Beyond Bulls & Bears


Alternative Allocations: The growth and evolution of alternative investments

Franklin Templeton Institute’s Tony Davidow sits down with Daniil Shapiro of Cerulli Associates to discuss the growing interest in alternative investments among advisors, the increased availability of private market funds, and the need for better alternatives education.


In the latest episode of our Alternative Allocations podcast series, I had the opportunity to sit down with Daniil Shapiro of Cerulli Associates. Daniil and I discussed Cerulli’s research on alternative investments, focusing on advisor adoption and product evolution, and how the industry is embracing the sector. We focused on the growth and adoption of private market funds. Today’s environment is unique in that asset managers are delivering products that advisors and investors are clamoring for, in structures that align everyone’s interests.

Daniil and I discussed some of the challenges for advisors, including alternatives education, illiquidity, and operational difficulties. We discussed how we can help advisors move from the current industry average of roughly a 6% allocation to alternatives, to a more impactful 15%-20% allocation, depending on each client’s goals, objectives, and time horizon. Daniil stated, “. . . it comes down to the enhanced liquidity products that are being increasingly made available to them. It’s using platforms like iCapital and CAIS in order to streamline the access to alternative investment exposures.”

We discussed the importance of developing alternative education and thought leadership to help advisors and investors. Daniil also stressed the importance of having dedicated resources to help educate, sell and support alternative investment offerings. In several industry studies, including Cerulli’s research, advisors recognize the value of private markets, and have indicated a desire to increase their exposure.

Daniil shared the types of education and thought leadership that are most helpful for advisors. Advisors are seeking asset-class education, guidance on portfolio construction, help with communicating the merits of alternatives to clients, and education regarding the tradeoffs of the various structures.

Given Cerulli’s unique vantage point, I asked Daniil where he thought we would be as an industry in the next 10 years. He stated that “advisors are going to be allocating more to alternative investments. They’re going to be allocating more to these high-quality alternative investment products.”  He said he anticipated trillions of dollars would be available across the US wealth channel.

Daniil mentioned there would be winners and losers, and the assets would not be distributed evenly. He predicts that semi-liquid structures like interval and tender-offer funds will benefit from advisor adoption due to their flexible features and ease of access.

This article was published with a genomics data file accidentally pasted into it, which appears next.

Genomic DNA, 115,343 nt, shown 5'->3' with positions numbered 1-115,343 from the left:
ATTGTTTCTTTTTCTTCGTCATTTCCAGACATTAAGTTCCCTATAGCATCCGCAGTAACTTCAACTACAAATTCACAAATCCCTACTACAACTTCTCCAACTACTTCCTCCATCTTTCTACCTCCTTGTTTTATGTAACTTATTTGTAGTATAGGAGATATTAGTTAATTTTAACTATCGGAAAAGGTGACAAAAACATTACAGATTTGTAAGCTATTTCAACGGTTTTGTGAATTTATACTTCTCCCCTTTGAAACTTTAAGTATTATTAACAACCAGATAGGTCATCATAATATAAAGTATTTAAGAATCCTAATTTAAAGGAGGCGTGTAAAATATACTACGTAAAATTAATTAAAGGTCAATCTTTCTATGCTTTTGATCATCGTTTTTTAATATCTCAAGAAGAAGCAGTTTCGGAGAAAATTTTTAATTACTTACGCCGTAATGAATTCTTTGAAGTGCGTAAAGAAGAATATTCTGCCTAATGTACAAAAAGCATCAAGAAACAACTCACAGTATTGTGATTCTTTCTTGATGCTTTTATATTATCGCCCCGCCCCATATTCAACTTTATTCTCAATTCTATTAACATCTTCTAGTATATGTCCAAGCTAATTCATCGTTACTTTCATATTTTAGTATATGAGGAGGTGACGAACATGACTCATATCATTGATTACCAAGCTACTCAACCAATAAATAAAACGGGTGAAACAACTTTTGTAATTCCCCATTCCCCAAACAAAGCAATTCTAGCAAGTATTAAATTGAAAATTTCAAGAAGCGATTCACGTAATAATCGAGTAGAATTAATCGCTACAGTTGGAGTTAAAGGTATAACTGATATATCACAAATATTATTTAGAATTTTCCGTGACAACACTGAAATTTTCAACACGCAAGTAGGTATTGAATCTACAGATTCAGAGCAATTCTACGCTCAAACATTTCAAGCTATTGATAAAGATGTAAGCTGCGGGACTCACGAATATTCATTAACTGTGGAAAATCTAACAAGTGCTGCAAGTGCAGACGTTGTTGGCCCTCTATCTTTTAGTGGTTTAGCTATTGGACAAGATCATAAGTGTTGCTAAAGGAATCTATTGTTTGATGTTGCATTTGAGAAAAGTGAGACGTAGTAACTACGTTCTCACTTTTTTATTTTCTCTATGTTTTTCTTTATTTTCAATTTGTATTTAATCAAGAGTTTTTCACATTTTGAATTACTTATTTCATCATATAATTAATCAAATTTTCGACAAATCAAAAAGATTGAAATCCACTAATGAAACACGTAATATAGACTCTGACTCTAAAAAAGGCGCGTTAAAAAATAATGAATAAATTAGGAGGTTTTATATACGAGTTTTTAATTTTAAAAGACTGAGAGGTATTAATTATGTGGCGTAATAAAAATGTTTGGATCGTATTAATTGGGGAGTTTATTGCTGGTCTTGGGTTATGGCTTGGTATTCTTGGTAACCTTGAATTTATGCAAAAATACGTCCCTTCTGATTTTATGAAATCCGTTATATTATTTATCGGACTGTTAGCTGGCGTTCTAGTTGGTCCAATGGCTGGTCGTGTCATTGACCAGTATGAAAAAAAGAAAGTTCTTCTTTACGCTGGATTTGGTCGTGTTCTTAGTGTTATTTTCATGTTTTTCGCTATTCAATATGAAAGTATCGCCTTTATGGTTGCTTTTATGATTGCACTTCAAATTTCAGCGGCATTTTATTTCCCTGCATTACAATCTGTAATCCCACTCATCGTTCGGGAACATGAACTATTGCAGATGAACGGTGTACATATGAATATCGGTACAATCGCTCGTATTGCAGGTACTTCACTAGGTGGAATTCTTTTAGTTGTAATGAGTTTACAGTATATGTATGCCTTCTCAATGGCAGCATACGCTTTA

While there has been a lot of interest in the growth and adoption of alternatives in the wealth channel, the percentage allocated to alternatives has stubbornly remained about 6% over the last decade, despite advisors recognizing the need and advantages of increasing their allocations.

We believe this growth and adoption will be driven by a market environment that demands a more robust toolbox, product innovation that makes private markets more accessible to a broader group of investors, and access to institutional-quality managers.

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All investments involve risks, including possible loss of principal.

Investments in many alternative investment strategies are complex and speculative, entail significant risk and should not be considered a complete investment program. Depending on the product invested in, an investment in alternative strategies may provide for only limited liquidity and is suitable only for persons who can afford to lose the entire amount of their investment. An investment strategy focused primarily on privately held companies presents certain challenges and involves incremental risks as opposed to investments in public companies, such as dealing with the lack of available information about these companies as well as their general lack of liquidity. Diversification does not guarantee a profit or protect against a loss.

An investment in private securities (such as private equity or private credit) or vehicles which invest in them, should be viewed as illiquid and may require a long-term commitment with no certainty of return. The value of and return on such investments will vary due to, among other things, changes in market rates of interest, general economic conditions, economic conditions in particular industries, the condition of financial markets and the financial condition of the issuers of the investments. There also can be no assurance that companies will list their securities on a securities exchange, as such, the lack of an established, liquid secondary market for some investments may have an adverse effect on the market value of those investments and on an investor’s ability to dispose of them at a favorable time or price. Past performance does not guarantee future results.


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